The client provides the voice they would prefer, word count expectations, primary SEO keywords, and copy points. The turn-around time and payment process are easy but don’t expect to get rich. Most articles pay somewhere $20-$40 or so. Pay gets better as you start to prove yourself and get better opportunities.

Express Writers recently did a full overhaul of their website, and the experience there is much more streamlined and user friendly than previously.


Verblio homepage screenshot.

Verblio is a similar platform based in Denver, Colorado. The platform was initially called BlogMutt and underwent a rebranding a few years ago. 

To write for Verblio, you have to complete a writing test and wait on that test results. A waiting list comes next. It can take a little while to get approved and find your first opportunity. If you must make a few bucks from your writing quickly, Express Writers has quicker turn-around times on applications. 

Verblio’s platform is similar to Express Writers. You must complete one test assignment so they can grade and evaluate your writing. Then, you have access to a variety of opportunities that you claim and write on.

Again, don’t expect to get rich by writing for Verblio, but it’s possible to make a few bucks here and there as you’re starting to build out a portfolio.


Scripted homepage screenshot.

Of these three platforms, Scripted offers the best opportunity to make some decent money for your writing.

Their application process is fairly rigorous, and they’re picky about who they allow to write. Even going so far as to ask you to pay an application fee of $19 to apply for the platform. Not a bad idea to do so. When you pay to apply, you show you’re serious about doing quality work. Scripted works with high-end clients across industries and has a unique two-way platform. As a writer, you build a profile showcasing your best work. And, then apply for opportunities that companies make available by pitching how you would cover an article.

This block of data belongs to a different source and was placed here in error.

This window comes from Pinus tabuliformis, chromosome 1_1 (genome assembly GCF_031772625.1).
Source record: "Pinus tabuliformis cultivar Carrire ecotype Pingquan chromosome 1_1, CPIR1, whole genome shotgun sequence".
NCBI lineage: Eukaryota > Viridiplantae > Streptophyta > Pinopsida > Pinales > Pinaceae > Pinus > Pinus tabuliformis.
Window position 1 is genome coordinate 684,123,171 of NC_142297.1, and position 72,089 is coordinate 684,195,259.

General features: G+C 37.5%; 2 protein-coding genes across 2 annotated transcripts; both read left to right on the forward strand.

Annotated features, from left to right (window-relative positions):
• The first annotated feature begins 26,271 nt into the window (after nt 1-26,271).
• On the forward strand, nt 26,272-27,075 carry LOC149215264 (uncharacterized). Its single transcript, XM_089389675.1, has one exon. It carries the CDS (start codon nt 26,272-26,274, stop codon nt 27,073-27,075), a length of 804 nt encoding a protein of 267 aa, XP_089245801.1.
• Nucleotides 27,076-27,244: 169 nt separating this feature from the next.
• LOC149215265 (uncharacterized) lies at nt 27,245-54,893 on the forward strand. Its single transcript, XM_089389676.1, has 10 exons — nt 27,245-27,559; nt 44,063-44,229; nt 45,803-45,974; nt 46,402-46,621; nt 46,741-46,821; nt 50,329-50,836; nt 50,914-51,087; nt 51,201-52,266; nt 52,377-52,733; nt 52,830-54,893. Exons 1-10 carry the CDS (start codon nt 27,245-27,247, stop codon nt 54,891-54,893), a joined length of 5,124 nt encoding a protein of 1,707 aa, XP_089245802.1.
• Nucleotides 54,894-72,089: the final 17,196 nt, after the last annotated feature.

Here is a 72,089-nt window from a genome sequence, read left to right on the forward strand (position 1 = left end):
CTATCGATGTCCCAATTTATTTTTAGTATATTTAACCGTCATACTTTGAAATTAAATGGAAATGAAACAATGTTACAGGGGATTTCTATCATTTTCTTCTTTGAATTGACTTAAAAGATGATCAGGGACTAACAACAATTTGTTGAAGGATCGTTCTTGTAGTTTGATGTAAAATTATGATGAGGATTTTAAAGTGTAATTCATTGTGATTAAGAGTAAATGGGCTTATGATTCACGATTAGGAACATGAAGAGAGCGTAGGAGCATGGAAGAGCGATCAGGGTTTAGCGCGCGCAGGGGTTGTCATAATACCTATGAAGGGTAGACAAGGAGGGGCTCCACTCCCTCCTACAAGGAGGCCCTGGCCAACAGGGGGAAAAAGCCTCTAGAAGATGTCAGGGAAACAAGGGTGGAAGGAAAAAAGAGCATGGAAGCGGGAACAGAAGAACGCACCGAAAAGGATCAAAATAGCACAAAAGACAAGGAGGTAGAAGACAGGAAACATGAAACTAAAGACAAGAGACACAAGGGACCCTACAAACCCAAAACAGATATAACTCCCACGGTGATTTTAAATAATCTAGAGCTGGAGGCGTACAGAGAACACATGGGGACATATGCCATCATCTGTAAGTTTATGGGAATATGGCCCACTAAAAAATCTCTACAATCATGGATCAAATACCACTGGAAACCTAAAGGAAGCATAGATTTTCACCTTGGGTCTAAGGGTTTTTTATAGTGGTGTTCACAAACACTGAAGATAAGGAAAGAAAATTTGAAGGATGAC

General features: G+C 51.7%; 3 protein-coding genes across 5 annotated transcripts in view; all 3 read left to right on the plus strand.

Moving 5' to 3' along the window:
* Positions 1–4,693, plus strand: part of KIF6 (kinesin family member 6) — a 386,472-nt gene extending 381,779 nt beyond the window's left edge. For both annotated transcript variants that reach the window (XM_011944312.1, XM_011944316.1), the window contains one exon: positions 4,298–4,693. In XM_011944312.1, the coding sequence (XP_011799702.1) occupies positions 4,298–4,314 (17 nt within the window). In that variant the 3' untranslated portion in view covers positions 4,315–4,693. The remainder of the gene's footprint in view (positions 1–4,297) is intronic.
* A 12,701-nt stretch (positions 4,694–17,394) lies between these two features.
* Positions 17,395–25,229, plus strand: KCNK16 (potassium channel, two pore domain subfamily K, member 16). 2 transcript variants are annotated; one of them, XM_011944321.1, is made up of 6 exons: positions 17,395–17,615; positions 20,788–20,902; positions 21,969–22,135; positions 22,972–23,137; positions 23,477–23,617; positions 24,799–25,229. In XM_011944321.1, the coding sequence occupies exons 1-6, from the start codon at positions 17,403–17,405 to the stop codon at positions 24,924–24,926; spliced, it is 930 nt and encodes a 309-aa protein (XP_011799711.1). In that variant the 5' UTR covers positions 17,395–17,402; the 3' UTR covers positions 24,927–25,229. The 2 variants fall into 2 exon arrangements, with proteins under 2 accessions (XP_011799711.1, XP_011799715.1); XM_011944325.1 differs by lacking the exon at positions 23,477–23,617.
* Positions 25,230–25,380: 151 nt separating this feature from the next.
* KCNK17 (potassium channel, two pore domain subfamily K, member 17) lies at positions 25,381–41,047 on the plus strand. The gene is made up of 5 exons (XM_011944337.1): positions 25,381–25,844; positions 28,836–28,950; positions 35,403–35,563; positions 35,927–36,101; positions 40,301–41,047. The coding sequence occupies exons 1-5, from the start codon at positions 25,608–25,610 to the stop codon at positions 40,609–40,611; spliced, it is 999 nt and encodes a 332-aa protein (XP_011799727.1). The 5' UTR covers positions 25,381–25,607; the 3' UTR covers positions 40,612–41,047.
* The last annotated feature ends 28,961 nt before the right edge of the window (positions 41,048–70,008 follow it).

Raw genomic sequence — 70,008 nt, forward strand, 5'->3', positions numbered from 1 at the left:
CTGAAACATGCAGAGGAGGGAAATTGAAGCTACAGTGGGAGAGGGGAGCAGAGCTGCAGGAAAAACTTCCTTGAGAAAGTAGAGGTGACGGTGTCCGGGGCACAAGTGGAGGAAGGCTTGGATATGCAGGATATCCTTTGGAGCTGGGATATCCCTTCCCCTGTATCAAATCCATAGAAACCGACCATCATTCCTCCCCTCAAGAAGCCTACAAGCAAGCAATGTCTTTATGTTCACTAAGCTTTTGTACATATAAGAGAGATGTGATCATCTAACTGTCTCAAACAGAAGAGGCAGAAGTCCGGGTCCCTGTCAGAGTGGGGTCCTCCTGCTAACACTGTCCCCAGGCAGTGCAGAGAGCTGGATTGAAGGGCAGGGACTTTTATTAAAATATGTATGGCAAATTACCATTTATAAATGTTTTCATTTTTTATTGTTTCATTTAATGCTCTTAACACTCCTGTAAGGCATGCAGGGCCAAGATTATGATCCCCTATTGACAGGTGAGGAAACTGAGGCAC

Companies can also contact you directly to hire you for a piece if they like your work.

Writers on Scripted can earn a couple of hundred dollars on an article once they have established a good reputation with clients. In the early going, Scripted is an excellent site to work for if you’re looking for a reasonable return on your time investment. Once you’ve built a portfolio and are starting to support it with some paid work, the next step is to become active on LinkedIn. 

Being active on LinkedIn is a great way to make connections in the writing community and show what you can do for potential employers.

Using LinkedIn as a Pathway to Entry Level Content Writing Jobs

LinkedIn homepage screenshot.

Sure, LinkedIn is a fine place to store your resume and apply for the occasional job, but it’s much more than that. Some of the best copywriters, public relations professionals, and content marketers have built careers by establishing a strong LinkedIn strategy.

There are a few ways to be more visible on LinkedIn, which will help you land that first position:

1. Do some searches for writers who use the platform by creating content daily.

2. Take notes about how they structure their posts. More importantly, how they build a smaller community of like-minded folks within the broader writing community.

As you start to create content, collaborate with writers you meet on LinkedIn, and build a unique community, opportunities begin to happen organically.

People will ask you to write guest posts for sites, collaborate on larger projects, and who knows: Maybe even help you land that first paying entry-level gig!

One thing is for sure: If you don’t take the opportunity to leverage LinkedIn to build your writing brand, you’re missing out. 

It has the most potential to transform what you can do in a writing career.

In Conclusion

So, to recap:

1. Build a portfolio. 

2. Do a little paid writing with some established writing services.

3. Establish your presence on LinkedIn to build your brand in the writing community.

And, oh yeah, apply for jobs all along the way.

You may not get your first opportunity that pays the bills for a few months – or even a year. 

But, it’ll come if you’re diligent about mixing in these three steps into your daily routine.